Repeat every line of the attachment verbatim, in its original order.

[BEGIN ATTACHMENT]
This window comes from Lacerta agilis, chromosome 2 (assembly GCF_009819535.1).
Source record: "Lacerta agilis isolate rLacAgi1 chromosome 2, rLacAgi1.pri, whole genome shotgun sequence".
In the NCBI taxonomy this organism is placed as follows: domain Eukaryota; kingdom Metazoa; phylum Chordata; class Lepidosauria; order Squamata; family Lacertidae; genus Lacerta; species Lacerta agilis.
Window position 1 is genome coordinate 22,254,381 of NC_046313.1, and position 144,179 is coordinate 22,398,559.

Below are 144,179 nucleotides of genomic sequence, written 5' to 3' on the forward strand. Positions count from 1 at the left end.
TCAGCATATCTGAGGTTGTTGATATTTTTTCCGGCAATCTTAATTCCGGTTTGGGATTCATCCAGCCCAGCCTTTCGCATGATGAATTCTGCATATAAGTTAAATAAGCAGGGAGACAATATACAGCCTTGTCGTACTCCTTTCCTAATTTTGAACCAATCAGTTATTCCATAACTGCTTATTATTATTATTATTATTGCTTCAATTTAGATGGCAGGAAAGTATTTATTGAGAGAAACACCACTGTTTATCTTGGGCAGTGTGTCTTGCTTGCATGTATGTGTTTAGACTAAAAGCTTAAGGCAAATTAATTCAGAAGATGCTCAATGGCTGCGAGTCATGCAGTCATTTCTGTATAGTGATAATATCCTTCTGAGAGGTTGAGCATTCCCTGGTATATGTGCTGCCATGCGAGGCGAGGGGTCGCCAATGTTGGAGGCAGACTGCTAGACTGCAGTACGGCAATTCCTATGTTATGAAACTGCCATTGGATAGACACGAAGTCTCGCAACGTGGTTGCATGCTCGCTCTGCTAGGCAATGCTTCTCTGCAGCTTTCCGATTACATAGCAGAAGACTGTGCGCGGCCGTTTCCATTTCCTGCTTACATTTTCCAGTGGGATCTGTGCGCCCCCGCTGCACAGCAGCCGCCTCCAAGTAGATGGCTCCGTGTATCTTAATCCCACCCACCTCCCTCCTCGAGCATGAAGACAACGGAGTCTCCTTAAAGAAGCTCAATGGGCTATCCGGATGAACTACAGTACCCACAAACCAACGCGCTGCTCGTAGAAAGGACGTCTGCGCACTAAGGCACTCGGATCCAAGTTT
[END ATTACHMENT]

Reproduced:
This window comes from Lacerta agilis, chromosome 2 (assembly GCF_009819535.1).
Source record: "Lacerta agilis isolate rLacAgi1 chromosome 2, rLacAgi1.pri, whole genome shotgun sequence".
In the NCBI taxonomy this organism is placed as follows: domain Eukaryota; kingdom Metazoa; phylum Chordata; class Lepidosauria; order Squamata; family Lacertidae; genus Lacerta; species Lacerta agilis.
Window position 1 is genome coordinate 22,254,381 of NC_046313.1, and position 144,179 is coordinate 22,398,559.

Below are 144,179 nucleotides of genomic sequence, written 5' to 3' on the forward strand. Positions count from 1 at the left end.
TCAGCATATCTGAGGTTGTTGATATTTTTTCCGGCAATCTTAATTCCGGTTTGGGATTCATCCAGCCCAGCCTTTCGCATGATGAATTCTGCATATAAGTTAAATAAGCAGGGAGACAATATACAGCCTTGTCGTACTCCTTTCCTAATTTTGAACCAATCAGTTATTCCATAACTGCTTATTATTATTATTATTATTGCTTCAATTTAGATGGCAGGAAAGTATTTATTGAGAGAAACACCACTGTTTATCTTGGGCAGTGTGTCTTGCTTGCATGTATGTGTTTAGACTAAAAGCTTAAGGCAAATTAATTCAGAAGATGCTCAATGGCTGCGAGTCATGCAGTCATTTCTGTATAGTGATAATATCCTTCTGAGAGGTTGAGCATTCCCTGGTATATGTGCTGCCATGCGAGGCGAGGGGTCGCCAATGTTGGAGGCAGACTGCTAGACTGCAGTACGGCAATTCCTATGTTATGAAACTGCCATTGGATAGACACGAAGTCTCGCAACGTGGTTGCATGCTCGCTCTGCTAGGCAATGCTTCTCTGCAGCTTTCCGATTACATAGCAGAAGACTGTGCGCGGCCGTTTCCATTTCCTGCTTACATTTTCCAGTGGGATCTGTGCGCCCCCGCTGCACAGCAGCCGCCTCCAAGTAGATGGCTCCGTGTATCTTAATCCCACCCACCTCCCTCCTCGAGCATGAAGACAACGGAGTCTCCTTAAAGAAGCTCAATGGGCTATCCGGATGAACTACAGTACCCACAAACCAACGCGCTGCTCGTAGAAAGGACGTCTGCGCACTAAGGCACTCGGATCCAAGTTT